Vanilla, my favorite flavor of JavaScript

If you have been glancing over the code snippets for this tutorial, you may have noticed that jQuery old familiar’s $ is nowhere to be found. Like most front-end developers, I came to learn JavaScript from first being introduced to jQuery. The jQuery framework was especially welcoming with its CSS familiarity and approachable syntax that enabled novices like myself to start playing around with the DOM.

As I have come to learn more about jQuery, and therein JavaScript, I have tried to ween myself off of using JavaScript frameworks. There’s nothing inherently wrong with them. But leaving them for vanilla JavaScript has its advantages.

  • Size: jQuery minified comes in at 30kb. Compare that to the 8kb of the tutorial script, uncompressed. That’s dead weight that can be easily lost.

  • Clarity: When you cut out using a framework, you can rely on other developers being better versed in reading your code. Frameworks, no matter how efficient their API, will always obfuscate the original functionality of JavaScript.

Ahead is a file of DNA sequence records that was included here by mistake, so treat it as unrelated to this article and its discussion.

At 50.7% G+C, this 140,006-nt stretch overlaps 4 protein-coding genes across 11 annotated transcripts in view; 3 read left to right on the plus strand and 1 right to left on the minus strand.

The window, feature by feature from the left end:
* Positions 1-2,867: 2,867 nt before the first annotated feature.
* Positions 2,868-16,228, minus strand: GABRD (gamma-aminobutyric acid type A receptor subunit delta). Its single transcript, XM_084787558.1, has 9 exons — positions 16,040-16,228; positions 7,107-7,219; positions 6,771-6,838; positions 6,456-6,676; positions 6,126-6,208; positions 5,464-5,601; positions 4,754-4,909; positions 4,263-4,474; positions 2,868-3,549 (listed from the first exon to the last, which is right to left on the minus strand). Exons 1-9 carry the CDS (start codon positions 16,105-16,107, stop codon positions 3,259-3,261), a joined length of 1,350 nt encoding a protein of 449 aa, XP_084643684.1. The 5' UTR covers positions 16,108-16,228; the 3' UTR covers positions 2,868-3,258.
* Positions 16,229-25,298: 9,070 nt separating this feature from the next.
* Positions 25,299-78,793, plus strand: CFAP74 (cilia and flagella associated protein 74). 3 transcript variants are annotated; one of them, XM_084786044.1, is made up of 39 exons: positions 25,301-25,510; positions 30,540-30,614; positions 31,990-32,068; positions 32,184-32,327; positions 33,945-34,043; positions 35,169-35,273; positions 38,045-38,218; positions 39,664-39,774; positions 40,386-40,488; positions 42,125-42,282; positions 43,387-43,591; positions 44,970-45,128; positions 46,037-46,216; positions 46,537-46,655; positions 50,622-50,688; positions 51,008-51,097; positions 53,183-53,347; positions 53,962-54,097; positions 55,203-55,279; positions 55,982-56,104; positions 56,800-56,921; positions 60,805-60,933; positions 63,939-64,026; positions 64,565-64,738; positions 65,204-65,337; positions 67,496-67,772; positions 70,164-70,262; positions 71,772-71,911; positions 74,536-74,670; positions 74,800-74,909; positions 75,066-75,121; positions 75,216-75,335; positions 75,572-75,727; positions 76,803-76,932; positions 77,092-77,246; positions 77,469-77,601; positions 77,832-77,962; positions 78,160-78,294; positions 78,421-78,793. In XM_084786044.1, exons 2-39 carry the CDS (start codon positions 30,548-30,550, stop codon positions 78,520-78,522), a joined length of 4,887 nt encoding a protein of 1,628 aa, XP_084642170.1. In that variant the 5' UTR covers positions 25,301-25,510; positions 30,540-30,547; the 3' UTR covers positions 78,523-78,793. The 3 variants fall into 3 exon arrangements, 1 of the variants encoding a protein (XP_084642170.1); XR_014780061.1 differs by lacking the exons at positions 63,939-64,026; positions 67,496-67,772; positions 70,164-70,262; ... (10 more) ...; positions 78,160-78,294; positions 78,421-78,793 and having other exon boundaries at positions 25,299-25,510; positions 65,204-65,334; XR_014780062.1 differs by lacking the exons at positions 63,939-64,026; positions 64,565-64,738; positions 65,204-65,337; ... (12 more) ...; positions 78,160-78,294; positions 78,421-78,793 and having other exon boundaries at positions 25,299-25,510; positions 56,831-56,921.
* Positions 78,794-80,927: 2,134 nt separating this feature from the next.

• Progressive enhancement: The scripts employed in this tutorial are designed only for modern browsers that support CSS transforms. So we don’t have to worry about building in support for older browsers.

  • Modern browser capabilities: Prior to the rise of frameworks like jQuery, trying to hook in to any element on the page was tedious, messy, and especially frustrating. jQuery made a huge leap forward with its selector engine. Since then, browser vendors have clued and built this functionality straight into their own browsers. querySelectorAll gives you the easy selection without having to go through a browser.

If you are targeting modern browsers and your project is a smaller one, consider using plain ol’ vanilla JavaScript. You’ll learn more about the language and also come to appreciate what the frameworks have to offer.